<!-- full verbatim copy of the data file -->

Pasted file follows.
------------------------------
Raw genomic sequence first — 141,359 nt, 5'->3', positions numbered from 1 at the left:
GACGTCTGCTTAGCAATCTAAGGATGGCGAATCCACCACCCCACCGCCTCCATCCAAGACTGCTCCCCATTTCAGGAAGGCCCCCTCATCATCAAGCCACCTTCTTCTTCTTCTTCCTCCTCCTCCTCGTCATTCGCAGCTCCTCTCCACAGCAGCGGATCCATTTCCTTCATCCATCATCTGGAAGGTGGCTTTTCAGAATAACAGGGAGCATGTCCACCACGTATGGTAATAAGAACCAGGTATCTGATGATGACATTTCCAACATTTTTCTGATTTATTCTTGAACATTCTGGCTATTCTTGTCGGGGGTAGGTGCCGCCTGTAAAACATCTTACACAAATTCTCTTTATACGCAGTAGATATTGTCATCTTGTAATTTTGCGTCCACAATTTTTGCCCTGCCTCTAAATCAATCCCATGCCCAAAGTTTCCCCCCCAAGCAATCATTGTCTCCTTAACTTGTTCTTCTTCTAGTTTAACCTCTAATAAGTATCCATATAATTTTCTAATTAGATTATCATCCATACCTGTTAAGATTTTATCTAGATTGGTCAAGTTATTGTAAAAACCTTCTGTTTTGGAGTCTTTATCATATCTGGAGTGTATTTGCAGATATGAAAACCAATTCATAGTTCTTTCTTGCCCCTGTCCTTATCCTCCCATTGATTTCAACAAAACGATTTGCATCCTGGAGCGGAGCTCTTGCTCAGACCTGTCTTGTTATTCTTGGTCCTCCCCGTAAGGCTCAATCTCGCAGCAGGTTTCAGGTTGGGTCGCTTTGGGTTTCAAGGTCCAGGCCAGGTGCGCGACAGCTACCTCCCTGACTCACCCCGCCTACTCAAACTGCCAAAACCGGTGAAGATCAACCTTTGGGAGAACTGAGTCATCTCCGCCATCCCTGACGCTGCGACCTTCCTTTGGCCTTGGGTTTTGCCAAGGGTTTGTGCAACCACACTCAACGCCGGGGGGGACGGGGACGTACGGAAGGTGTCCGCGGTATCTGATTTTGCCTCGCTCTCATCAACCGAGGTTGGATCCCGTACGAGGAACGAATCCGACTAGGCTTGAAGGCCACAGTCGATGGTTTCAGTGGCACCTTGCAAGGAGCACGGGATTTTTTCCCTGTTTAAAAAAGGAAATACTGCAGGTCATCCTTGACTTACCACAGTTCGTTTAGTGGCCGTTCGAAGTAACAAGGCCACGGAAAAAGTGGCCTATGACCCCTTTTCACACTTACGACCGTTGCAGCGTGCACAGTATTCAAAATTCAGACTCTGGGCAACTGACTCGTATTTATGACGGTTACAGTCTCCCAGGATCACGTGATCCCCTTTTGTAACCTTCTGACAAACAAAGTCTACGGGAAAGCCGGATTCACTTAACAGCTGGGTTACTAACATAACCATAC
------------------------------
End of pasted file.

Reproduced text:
Raw genomic sequence first — 141,359 nt, 5'->3', positions numbered from 1 at the left:
GACGTCTGCTTAGCAATCTAAGGATGGCGAATCCACCACCCCACCGCCTCCATCCAAGACTGCTCCCCATTTCAGGAAGGCCCCCTCATCATCAAGCCACCTTCTTCTTCTTCTTCCTCCTCCTCCTCGTCATTCGCAGCTCCTCTCCACAGCAGCGGATCCATTTCCTTCATCCATCATCTGGAAGGTGGCTTTTCAGAATAACAGGGAGCATGTCCACCACGTATGGTAATAAGAACCAGGTATCTGATGATGACATTTCCAACATTTTTCTGATTTATTCTTGAACATTCTGGCTATTCTTGTCGGGGGTAGGTGCCGCCTGTAAAACATCTTACACAAATTCTCTTTATACGCAGTAGATATTGTCATCTTGTAATTTTGCGTCCACAATTTTTGCCCTGCCTCTAAATCAATCCCATGCCCAAAGTTTCCCCCCCAAGCAATCATTGTCTCCTTAACTTGTTCTTCTTCTAGTTTAACCTCTAATAAGTATCCATATAATTTTCTAATTAGATTATCATCCATACCTGTTAAGATTTTATCTAGATTGGTCAAGTTATTGTAAAAACCTTCTGTTTTGGAGTCTTTATCATATCTGGAGTGTATTTGCAGATATGAAAACCAATTCATAGTTCTTTCTTGCCCCTGTCCTTATCCTCCCATTGATTTCAACAAAACGATTTGCATCCTGGAGCGGAGCTCTTGCTCAGACCTGTCTTGTTATTCTTGGTCCTCCCCGTAAGGCTCAATCTCGCAGCAGGTTTCAGGTTGGGTCGCTTTGGGTTTCAAGGTCCAGGCCAGGTGCGCGACAGCTACCTCCCTGACTCACCCCGCCTACTCAAACTGCCAAAACCGGTGAAGATCAACCTTTGGGAGAACTGAGTCATCTCCGCCATCCCTGACGCTGCGACCTTCCTTTGGCCTTGGGTTTTGCCAAGGGTTTGTGCAACCACACTCAACGCCGGGGGGGACGGGGACGTACGGAAGGTGTCCGCGGTATCTGATTTTGCCTCGCTCTCATCAACCGAGGTTGGATCCCGTACGAGGAACGAATCCGACTAGGCTTGAAGGCCACAGTCGATGGTTTCAGTGGCACCTTGCAAGGAGCACGGGATTTTTTCCCTGTTTAAAAAAGGAAATACTGCAGGTCATCCTTGACTTACCACAGTTCGTTTAGTGGCCGTTCGAAGTAACAAGGCCACGGAAAAAGTGGCCTATGACCCCTTTTCACACTTACGACCGTTGCAGCGTGCACAGTATTCAAAATTCAGACTCTGGGCAACTGACTCGTATTTATGACGGTTACAGTCTCCCAGGATCACGTGATCCCCTTTTGTAACCTTCTGACAAACAAAGTCTACGGGAAAGCCGGATTCACTTAACAGCTGGGTTACTAACATAACCATAC